Read the diary of an English officer who was in the Pennsylvania Campaign and at the Battle of Gettysburg. He was evidently penetrated with the Southern views on that occasion but his account of the battle is graphic and interesting. He scorns the idea of the Southern power being broken in that battle, but his account differs from what I hear in Virginia at Martinsburg. Continue reading
[spelling and punctuation is original]
HdQrs. Stonewall Brigade
19 Oct 1863
Your very interesting letter of the 4th inst. was received yesterday and I wrote an answer to it last night but was prevented from sending it by unavoidable circumstances. I suppose our campaign, from which we have just returned, will entertain you most, so I will give a brief account. October 8th we attempted to flank Meades Army by Madison C.H. and Warrenton. Meade fell back rapidly and in good order. Several cavalry fights took place, in which we always wounded the enemy, taking in all 1500 prisoners, killing probably 60, losing ourselves some 30 men killed and wounded. It seems that Genl Lee wished to avoid a general engagement, for he laid at Warrenton half a day, and at other places he loitered considerably. Continue reading
I realize I missed a tea two weeks ago. My apologies. I’ve been working a real job and finishing a manuscript and that weekend I also needed to attend a history event. Writing time has not been as regular as usual, but it’s good to be “here” today.
Now that we’re in the middle of September, summer is definitely coming to an end. (The first day of autumn is actual on the 22nd of this month.) So we’ll be talking about our favorite summer memories and goals for the coming season.
If this was a real tea party, I think we’d have iced spice tea and apples with caramel sauce… Continue reading
Washington, Oct. 13, 1862.
Major General McClellan
My dear Sir
You remember my speaking to you of what I called your over-cautiousness. Are you not over-cautious when you assume that you can not do what the enemy is constantly doing? Should you not claim to be at least his equal in prowess, and act upon the claim? Continue reading
Gobble, Gobble…Thanksgiving Day is just around the corner. Whether you prefer turkeys in the wild or on your dining room table, you have to admit they’re part of Thanksgiving in America. Let’s learn little more about the holiday and make a craft.
“The First Thanksgiving” was in 1621. The Pilgrims of Plymouth (in Massachusetts) decided to have a celebration to enjoy the harvest foods and socialize with their friends.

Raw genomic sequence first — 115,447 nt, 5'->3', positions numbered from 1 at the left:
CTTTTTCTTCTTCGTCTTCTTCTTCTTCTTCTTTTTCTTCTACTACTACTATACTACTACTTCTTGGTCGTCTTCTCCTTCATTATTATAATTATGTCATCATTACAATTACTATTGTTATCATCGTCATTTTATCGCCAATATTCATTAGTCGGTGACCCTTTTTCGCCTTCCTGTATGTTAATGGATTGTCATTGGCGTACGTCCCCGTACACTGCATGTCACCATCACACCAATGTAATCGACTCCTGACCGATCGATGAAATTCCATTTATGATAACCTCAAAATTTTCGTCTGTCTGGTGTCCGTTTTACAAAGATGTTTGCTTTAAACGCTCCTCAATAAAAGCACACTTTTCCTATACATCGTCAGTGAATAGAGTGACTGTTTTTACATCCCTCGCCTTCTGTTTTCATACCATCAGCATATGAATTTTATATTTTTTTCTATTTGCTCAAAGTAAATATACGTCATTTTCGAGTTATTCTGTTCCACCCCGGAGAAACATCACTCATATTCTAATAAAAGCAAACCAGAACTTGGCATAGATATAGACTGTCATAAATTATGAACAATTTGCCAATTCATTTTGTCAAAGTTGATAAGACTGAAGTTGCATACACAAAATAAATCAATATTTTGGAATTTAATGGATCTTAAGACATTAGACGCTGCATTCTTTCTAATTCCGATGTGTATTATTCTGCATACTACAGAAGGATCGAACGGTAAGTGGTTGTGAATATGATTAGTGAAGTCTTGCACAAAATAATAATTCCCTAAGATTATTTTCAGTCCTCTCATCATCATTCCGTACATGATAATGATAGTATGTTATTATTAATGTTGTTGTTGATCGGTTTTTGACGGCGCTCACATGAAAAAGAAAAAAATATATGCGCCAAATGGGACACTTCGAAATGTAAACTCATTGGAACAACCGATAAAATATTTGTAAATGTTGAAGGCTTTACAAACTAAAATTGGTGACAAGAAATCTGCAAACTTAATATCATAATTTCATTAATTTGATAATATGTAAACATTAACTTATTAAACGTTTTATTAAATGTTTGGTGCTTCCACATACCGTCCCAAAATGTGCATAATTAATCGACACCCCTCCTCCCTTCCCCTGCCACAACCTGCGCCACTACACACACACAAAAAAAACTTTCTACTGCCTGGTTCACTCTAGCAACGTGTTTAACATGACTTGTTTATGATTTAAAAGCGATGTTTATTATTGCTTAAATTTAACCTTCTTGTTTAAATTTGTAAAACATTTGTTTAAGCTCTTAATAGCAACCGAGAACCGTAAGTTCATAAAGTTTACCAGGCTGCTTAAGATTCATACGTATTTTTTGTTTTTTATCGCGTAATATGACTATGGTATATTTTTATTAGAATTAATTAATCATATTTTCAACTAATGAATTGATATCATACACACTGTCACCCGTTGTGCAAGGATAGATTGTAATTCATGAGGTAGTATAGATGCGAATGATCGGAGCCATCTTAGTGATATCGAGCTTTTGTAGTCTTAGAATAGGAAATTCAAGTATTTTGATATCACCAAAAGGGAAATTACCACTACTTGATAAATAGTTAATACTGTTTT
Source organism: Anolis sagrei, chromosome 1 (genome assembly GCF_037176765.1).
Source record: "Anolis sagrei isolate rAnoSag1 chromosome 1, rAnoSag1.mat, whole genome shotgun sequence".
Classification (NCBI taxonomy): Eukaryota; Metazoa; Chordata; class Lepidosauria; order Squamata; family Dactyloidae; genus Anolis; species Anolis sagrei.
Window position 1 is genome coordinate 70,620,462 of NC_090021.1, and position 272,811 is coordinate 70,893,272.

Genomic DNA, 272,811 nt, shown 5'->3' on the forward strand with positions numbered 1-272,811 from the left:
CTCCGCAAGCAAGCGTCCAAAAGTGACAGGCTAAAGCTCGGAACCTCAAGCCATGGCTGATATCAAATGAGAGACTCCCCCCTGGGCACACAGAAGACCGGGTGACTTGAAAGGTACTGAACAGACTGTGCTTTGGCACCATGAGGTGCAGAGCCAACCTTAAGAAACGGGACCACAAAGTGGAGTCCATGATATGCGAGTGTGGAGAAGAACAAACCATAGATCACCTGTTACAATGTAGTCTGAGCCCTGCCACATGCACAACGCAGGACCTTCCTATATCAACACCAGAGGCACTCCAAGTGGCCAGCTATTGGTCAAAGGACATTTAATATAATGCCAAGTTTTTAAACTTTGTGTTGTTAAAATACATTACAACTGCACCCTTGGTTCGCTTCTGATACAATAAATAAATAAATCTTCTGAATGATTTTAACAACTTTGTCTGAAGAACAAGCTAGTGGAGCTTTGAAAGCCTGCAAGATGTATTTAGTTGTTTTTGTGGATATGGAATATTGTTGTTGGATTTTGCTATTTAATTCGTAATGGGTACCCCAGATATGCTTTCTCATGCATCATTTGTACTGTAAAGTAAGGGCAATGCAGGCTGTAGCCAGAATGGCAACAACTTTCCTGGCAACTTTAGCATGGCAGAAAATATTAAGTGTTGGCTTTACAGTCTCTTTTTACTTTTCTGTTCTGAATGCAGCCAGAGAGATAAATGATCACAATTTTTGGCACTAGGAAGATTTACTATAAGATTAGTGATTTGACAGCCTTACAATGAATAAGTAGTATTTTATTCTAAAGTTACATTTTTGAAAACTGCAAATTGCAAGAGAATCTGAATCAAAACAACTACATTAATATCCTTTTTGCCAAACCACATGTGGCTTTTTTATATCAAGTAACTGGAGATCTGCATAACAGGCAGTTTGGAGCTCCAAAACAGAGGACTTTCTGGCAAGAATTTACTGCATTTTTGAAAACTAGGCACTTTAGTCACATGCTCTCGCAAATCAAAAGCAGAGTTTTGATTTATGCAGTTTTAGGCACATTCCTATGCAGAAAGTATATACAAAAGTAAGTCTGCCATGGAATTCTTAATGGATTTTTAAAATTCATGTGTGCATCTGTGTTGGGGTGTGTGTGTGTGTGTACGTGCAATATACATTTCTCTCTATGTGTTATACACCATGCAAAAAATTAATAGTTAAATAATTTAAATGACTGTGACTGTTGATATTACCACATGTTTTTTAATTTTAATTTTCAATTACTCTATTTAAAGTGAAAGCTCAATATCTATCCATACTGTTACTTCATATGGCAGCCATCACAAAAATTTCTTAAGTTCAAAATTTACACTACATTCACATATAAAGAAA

Throughout American history, leaders set aside certain days for prayer and thanksgiving. It was usually a day to attend church and be extra reverent and grateful. During the American Civil War, President Abraham Lincoln established the last Thursday of November as a national day of thanksgiving – this was first step to making it a national holiday with everybody celebrating on the same day.
In 1941 President Franklin D. Roosevelt made Thanksgiving Day an official American holiday and announced that it would always be celebrated on the 4th Thursday of each November.
Now, here’s a fun fact about American turkeys… Did you know Benjamin Franklin voted to make the turkey our national bird? Do you know what our national bird is? (It’s the Bald Eagle!) Which do you think the better choice for a national bird and why?
Today we’ll decorate a turkey with some of the “harvest from the fields.” I hope you’ll enjoy this autumn craft.
What You’ll Need:
Printer or Copy Machine
A Turkey Coloring Page (I found my example turkey here http://www.coloring.ws/turkeys1.htm PARENTAL GUIDANCE strongly advised. There were ads on this website).
A variety of dried seeds, bean, or rice (I used popcorn, black beans, kidney beans, rice, and green split peas)
Begin by finding a Turkey Coloring Page (see above for suggested website) or draw your own.
Allow to dry complete.
Display your Harvest Turkey and wish your family “Happy Thanksgiving!”
Holiday (Seasonal) History
Autumn is the season of harvest in the northern hemisphere. The northern hemisphere? Yes! You see, there’s an imaginary line running around the middle of the Earth, and that imaginary lines is called the equator. Above the equator is the northern hemisphere and below is the southern hemisphere.
Did you know the earth tilts (leans) toward the sun? When the northern hemisphere is tilted toward the sun, it is summer there, but it is winter in the southern hemisphere. So guess what? When it’s autumn in North America (which is in the northern hemisphere), it’s spring in Australia (which is in the southern hemisphere.)
By the time autumn comes in the northern hemisphere, it’s time to harvest the crops. Seeds planted in spring, grew into plants in the summer which produced great fruits or vegetables…ready to be harvested in the autumn.
In the olden days, people used to have gatherings and help each other harvest the fields and gardens. Sometimes they would host a corn-husking. The dried husks of corn had to be removed and they would have a “work-party”; the corn would get husked and there were games or dancing.
Autumn is the time to bring in the pumpkins from the fields and get ready to make pumpkin pies. Do you like pumpkin pie?
Today, we’re going to celebrate the autumn season by making a pumpkin decoration!
Craft: Yarn Pumpkin
Scissors (Be careful; scissors are sharp!)
Start by drawing the outline of a pumpkin on the cardstock. Pumpkins have “character” so if yours is a little crooked or uneven, don’t worry! Add the curved lines to the center of the pumpkin. Make sure you draw the stem and make add a vine.
Next, measure the length of the inner lines and cut orange yarn to the correct length. Trace the lines (one at a time) with the wet glue and gently press the yarn onto the glue. Repeat on all the inner lines. Let it dry well.
Trace the outer edge of the pumpkin with glue and press orange yarn into the glue. Let it dry well.